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What to do with the injured bird in your hands?
May 06, 2009 | 7662 views | 0 0 comments | 61 61 recommendations | email to a friend | print
If you have a wild bird or other wild animal that is in critical need of attention during our transition the WRC staff remains available to assist you by answering your questions. In many cases, we may be able to relieve your stresses and frustrations over the phone as many birds brought in never need human intervention. With help and advice we may be able to help you reunite a baby bird with its parents.

It is against the law to house and attempt to care for native wildlife without proper training and permits. Therefore, we urge you to contact one of the resources listed below.

You may visit the following Utah Division of Wildlife Resources web page HERE for a list of qualified Utah rehabilitators that may be able to assist you by caring for the injured bird or animal. We do not recommend that you attempt to treat or care for any wild animal on your own. However while you are locating a licensed rehabilitator to transfer your injured animal, you may find the following websites helpful:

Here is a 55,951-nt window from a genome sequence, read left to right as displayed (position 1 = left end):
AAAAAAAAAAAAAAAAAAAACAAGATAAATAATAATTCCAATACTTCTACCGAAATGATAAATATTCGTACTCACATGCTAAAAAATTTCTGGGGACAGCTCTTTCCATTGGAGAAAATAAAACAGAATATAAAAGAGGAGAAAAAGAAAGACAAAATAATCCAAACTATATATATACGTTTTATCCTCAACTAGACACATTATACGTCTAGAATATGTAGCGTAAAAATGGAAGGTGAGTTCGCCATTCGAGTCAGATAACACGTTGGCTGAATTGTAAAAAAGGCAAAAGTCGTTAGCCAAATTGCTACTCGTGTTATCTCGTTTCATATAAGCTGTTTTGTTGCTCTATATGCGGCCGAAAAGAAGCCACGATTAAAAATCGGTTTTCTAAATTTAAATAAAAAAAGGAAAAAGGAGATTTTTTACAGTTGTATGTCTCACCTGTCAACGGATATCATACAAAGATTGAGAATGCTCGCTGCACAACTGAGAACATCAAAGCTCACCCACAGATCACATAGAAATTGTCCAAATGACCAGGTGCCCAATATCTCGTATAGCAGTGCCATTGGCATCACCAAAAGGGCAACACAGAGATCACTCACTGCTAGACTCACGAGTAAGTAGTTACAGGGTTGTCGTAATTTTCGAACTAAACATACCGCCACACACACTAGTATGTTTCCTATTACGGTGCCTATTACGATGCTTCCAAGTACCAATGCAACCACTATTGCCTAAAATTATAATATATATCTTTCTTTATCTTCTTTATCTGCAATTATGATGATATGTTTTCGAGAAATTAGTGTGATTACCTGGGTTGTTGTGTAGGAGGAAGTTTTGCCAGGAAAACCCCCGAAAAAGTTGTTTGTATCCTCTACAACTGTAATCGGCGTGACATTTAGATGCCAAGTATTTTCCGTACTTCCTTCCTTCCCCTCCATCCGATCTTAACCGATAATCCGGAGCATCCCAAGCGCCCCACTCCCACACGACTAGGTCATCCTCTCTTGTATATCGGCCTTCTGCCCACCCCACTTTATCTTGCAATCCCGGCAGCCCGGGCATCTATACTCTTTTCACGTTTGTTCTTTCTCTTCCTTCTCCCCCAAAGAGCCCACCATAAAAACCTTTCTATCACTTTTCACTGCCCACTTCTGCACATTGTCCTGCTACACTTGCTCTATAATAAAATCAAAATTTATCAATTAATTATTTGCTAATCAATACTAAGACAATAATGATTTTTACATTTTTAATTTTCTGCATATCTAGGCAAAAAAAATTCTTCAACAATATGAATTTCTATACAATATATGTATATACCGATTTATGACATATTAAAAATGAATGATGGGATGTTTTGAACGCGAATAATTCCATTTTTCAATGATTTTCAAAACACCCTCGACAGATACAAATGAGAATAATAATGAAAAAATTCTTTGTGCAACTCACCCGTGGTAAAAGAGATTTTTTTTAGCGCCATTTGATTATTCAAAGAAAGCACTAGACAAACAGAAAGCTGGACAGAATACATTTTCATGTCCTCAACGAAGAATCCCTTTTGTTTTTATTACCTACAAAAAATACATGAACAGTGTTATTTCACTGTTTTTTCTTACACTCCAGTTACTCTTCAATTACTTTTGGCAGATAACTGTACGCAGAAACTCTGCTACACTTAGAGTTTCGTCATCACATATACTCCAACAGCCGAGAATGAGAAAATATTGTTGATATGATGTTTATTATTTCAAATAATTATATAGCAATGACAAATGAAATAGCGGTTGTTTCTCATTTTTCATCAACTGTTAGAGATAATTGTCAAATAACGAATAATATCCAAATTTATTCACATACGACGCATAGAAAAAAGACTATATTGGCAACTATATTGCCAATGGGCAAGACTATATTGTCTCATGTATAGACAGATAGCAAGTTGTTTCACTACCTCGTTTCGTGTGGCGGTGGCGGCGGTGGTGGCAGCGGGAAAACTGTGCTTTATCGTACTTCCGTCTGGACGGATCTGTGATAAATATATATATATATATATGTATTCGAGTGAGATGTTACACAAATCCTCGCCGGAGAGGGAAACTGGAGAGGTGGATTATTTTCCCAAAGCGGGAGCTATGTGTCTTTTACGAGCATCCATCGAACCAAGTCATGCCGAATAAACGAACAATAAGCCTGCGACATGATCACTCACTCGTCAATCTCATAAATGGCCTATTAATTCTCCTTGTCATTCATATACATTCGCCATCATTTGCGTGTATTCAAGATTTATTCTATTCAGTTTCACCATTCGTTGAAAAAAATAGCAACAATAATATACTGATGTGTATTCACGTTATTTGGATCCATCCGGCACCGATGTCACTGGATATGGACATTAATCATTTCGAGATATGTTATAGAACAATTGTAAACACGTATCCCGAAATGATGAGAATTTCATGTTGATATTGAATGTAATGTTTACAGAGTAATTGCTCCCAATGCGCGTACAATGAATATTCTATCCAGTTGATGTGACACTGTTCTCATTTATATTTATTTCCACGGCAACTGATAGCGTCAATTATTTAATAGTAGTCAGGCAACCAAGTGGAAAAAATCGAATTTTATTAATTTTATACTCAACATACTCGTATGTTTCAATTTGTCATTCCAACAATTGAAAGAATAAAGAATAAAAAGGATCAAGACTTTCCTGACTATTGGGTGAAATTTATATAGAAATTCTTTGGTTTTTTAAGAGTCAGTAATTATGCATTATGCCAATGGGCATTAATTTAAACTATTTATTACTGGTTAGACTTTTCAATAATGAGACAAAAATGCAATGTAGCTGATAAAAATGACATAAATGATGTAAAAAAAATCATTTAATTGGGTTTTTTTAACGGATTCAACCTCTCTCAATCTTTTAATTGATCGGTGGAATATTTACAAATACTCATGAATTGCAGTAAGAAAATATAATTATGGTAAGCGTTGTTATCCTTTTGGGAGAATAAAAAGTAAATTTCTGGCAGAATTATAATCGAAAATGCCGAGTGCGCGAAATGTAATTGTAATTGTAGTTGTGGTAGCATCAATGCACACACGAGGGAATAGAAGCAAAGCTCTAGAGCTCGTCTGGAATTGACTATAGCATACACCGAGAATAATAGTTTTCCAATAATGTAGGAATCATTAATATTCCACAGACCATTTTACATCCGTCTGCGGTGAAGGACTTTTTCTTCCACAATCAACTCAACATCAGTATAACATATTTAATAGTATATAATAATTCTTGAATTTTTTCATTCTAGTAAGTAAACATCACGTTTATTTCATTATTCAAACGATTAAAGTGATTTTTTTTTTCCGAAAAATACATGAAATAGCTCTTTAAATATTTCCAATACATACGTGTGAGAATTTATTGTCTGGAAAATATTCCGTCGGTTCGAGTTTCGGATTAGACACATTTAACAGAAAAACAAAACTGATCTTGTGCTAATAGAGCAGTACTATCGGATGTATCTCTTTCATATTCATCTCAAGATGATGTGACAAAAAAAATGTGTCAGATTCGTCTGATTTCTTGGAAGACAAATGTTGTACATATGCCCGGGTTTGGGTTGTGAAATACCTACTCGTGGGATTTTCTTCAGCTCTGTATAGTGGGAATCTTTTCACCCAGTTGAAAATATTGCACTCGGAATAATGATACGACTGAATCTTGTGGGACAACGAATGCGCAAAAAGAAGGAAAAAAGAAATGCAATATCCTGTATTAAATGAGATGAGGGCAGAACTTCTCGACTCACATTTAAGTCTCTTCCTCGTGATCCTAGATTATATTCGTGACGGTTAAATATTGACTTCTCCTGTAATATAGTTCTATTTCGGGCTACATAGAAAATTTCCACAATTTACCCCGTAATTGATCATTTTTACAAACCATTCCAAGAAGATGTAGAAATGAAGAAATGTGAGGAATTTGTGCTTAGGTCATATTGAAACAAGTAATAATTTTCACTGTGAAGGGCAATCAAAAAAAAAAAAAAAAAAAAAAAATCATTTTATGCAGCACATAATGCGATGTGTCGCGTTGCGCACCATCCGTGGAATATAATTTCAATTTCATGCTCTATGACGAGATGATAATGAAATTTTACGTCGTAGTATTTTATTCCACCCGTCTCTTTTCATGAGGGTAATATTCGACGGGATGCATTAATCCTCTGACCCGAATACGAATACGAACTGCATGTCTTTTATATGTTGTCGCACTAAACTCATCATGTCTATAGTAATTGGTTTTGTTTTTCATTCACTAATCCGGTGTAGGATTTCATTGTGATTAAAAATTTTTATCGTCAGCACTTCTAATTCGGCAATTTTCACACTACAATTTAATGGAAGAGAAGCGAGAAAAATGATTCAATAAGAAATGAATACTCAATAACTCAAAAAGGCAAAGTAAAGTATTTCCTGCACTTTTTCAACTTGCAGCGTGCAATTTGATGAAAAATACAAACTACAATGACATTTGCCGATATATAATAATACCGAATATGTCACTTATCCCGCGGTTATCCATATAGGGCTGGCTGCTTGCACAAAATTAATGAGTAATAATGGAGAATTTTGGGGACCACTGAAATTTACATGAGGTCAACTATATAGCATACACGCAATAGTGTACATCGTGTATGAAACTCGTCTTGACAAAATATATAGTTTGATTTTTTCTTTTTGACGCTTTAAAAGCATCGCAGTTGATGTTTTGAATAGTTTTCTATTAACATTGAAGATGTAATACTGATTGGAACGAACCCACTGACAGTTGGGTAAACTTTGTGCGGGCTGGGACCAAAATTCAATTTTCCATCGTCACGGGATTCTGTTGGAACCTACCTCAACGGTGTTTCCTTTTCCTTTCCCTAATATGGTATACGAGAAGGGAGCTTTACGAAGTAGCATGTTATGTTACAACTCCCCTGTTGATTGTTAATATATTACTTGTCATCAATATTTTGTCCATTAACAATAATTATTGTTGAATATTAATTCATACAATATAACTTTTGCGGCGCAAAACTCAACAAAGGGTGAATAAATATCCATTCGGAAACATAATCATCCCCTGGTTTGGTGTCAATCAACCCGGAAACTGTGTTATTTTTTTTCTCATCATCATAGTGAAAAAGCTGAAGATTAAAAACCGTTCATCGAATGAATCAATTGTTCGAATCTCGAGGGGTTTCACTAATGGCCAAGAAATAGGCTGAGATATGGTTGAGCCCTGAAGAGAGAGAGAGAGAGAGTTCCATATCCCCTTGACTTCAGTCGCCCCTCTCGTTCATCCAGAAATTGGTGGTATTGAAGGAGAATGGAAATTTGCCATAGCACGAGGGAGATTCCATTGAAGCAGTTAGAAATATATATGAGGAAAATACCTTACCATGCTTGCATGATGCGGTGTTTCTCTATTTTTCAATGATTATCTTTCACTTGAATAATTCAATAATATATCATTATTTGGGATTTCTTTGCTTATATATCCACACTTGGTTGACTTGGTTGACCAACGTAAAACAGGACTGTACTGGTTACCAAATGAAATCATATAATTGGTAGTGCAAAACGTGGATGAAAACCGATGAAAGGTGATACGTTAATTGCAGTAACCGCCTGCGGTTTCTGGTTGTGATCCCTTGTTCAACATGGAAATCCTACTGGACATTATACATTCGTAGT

http://wildliferehabber.com/ http://starlingtalk.com/index.htm

We at the Wildlife Rehabilitation Center of Northern Utah understand your frustration during our transition. If you would like to speak with a representative in more detail regarding this topic, please send an email to info@wrcnu.org with your phone number and we will contact you within 48 hours.

We appreciate your understanding and support during this transition.

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“Man believes he must manage the wilderness for the wilderness’ sake. Wilderness: a perfect example of eons of successful self-management and yet man shall “manage” it to death.”
~Buz Marthaler~